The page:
I was close enough to the business to hear this bizarre rationale in West Bengal, but a similar sort of thing may be playing out in other states too. Why else there is so little discussion about the quality of education in Indian politics and media - contrast that with the vast amount of literature (and political debate) in almost every major country about the purpose and efficacy of college - and so much talk about the number of universities, colleges and students one ought to have?
One straightforward explanation may be that India is coming from behind and it needs to create a lot of capacity, fast, to accommodate its students. Therefore, the discussions about capacity precedes and overwhelms any discussion about efficacy, be it in Higher Education or in Vocational Education. But then, India's Engineering colleges and Business Schools are failing, because the students are not interested in the poor education they offer, and the pressures on India's traditional, and underfunded, colleges are as great as it ever was. It is not unusual to see Indian institutions to operate with only a handful of students, and many private universities only have a few hundred students as compared to the thousands of students in public colleges.
This is problematic because institutional size matters. Despite a similar rush to create Higher Ed capacity, an average institutional size in China is over 6000 students but in India, it will be less than 500. This significantly constrains what the institution can do - a small size immediately rules out any research capacity - and also relegate those institutions into permanent dwarfs.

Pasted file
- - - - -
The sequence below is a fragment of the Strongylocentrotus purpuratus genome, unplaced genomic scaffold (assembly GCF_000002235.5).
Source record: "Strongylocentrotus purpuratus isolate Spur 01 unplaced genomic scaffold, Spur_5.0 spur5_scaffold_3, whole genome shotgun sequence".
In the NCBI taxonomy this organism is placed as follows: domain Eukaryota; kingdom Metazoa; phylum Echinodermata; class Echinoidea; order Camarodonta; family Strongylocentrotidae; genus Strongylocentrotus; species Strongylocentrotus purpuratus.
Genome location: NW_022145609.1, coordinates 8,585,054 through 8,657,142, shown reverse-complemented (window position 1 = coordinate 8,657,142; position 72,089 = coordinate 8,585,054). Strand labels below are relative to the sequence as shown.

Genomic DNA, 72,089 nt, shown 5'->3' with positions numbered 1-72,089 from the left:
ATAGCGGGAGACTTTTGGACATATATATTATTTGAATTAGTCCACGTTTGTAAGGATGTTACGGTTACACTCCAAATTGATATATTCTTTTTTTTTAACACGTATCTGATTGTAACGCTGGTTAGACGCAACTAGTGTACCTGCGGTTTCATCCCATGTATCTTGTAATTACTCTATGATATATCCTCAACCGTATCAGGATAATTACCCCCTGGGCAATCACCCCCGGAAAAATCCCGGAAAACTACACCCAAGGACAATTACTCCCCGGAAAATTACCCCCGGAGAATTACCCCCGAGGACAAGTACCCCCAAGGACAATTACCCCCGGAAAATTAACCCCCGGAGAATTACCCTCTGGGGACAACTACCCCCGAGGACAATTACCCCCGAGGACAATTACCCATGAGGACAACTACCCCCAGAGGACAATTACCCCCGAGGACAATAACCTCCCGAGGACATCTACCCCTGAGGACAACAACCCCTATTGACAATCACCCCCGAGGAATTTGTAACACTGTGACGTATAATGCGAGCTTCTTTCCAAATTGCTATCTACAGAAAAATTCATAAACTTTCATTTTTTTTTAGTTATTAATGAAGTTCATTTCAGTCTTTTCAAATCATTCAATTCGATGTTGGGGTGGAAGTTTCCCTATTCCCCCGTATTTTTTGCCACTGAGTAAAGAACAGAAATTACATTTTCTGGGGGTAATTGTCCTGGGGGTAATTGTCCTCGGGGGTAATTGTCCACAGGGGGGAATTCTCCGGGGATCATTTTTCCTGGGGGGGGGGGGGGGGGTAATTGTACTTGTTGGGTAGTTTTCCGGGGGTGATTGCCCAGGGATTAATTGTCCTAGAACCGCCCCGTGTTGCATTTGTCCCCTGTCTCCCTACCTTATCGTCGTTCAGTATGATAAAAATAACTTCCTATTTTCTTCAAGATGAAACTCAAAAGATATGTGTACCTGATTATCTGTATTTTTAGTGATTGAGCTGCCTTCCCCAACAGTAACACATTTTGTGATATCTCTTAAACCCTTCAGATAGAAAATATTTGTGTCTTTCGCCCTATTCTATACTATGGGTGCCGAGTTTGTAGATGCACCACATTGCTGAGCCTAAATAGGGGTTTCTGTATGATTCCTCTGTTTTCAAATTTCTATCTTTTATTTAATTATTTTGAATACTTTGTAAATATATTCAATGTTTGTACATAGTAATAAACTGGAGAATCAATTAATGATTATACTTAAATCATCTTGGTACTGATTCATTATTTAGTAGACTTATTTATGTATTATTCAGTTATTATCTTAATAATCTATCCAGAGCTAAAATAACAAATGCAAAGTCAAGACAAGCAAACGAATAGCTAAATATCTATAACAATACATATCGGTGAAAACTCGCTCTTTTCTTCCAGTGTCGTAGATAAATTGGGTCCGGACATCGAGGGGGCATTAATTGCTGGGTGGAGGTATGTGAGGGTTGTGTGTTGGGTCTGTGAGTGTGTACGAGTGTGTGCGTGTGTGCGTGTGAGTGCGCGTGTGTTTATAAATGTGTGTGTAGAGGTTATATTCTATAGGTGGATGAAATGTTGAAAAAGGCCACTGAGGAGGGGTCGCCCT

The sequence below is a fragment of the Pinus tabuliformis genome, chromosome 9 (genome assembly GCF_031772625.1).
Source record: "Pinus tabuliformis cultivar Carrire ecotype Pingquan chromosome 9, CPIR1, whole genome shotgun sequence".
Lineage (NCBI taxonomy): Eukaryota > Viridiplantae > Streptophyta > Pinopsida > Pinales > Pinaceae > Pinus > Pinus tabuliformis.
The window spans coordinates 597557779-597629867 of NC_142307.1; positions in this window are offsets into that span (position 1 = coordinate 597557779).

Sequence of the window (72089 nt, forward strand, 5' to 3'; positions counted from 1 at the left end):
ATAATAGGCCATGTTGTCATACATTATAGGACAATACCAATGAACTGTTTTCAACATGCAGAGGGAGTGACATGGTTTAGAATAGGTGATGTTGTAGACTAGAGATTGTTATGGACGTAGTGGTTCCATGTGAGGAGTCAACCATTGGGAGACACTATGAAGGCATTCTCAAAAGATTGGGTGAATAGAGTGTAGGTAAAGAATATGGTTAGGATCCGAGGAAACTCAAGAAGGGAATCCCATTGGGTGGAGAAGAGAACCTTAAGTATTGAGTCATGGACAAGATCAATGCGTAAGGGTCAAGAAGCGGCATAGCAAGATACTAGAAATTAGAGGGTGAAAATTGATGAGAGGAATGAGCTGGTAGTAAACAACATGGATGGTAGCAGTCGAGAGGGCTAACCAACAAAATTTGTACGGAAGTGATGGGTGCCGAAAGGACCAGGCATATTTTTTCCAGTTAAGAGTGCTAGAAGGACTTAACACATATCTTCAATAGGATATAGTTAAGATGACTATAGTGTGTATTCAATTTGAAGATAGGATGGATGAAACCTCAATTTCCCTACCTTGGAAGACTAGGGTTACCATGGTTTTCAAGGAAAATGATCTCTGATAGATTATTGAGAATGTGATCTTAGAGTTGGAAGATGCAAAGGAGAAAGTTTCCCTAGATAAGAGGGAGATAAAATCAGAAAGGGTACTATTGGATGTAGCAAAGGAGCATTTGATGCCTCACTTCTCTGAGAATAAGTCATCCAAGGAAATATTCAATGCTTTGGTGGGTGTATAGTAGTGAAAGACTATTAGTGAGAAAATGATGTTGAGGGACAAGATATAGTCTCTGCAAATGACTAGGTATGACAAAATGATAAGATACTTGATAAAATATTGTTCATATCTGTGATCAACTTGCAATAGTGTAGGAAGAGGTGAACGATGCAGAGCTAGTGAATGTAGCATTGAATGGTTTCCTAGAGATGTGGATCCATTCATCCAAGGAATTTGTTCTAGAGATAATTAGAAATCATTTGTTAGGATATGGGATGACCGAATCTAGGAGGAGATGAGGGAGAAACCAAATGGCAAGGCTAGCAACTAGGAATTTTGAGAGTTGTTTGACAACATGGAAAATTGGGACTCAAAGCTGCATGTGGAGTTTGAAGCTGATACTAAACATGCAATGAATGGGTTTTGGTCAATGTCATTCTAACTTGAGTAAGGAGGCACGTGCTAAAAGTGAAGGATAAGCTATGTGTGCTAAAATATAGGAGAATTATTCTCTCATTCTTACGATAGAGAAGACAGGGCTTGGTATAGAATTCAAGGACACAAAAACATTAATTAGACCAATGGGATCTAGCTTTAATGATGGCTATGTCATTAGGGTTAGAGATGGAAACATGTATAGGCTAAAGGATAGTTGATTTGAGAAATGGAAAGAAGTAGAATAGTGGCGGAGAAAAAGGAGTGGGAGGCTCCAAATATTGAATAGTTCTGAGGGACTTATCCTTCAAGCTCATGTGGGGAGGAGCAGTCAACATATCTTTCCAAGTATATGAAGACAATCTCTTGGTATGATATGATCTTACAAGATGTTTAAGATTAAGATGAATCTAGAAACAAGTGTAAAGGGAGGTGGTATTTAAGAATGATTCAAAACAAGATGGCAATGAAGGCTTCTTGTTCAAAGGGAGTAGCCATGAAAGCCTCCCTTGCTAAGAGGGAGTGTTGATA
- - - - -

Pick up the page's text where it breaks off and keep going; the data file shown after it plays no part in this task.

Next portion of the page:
Indian institutions are also highly concentrated in certain areas, forming academic corridors based on real estate prices and policy friendliness, leaving other areas underserved. This is indeed typical for development through private capacity: Divorced from any social objective, these institutions tend to focus on certain profitable, usually well served areas. In West Bengal, one can guess, all the new capacity will be created within a 100 mile radius of Kolkata, its capital, leaving its North and West, relatively poor parts, untouched. This also means that the new Higher Ed capacity is usually concentrated on a few disciplines, mostly business etc., which are more profitable. The enthusiasm for Engineering or medicine, the areas of highest demand, among private operators have somewhat cooled after the regulators woke up to the poor infrastructure provision in many of these institutions, and has been replaced by a new-found love for Liberal Arts.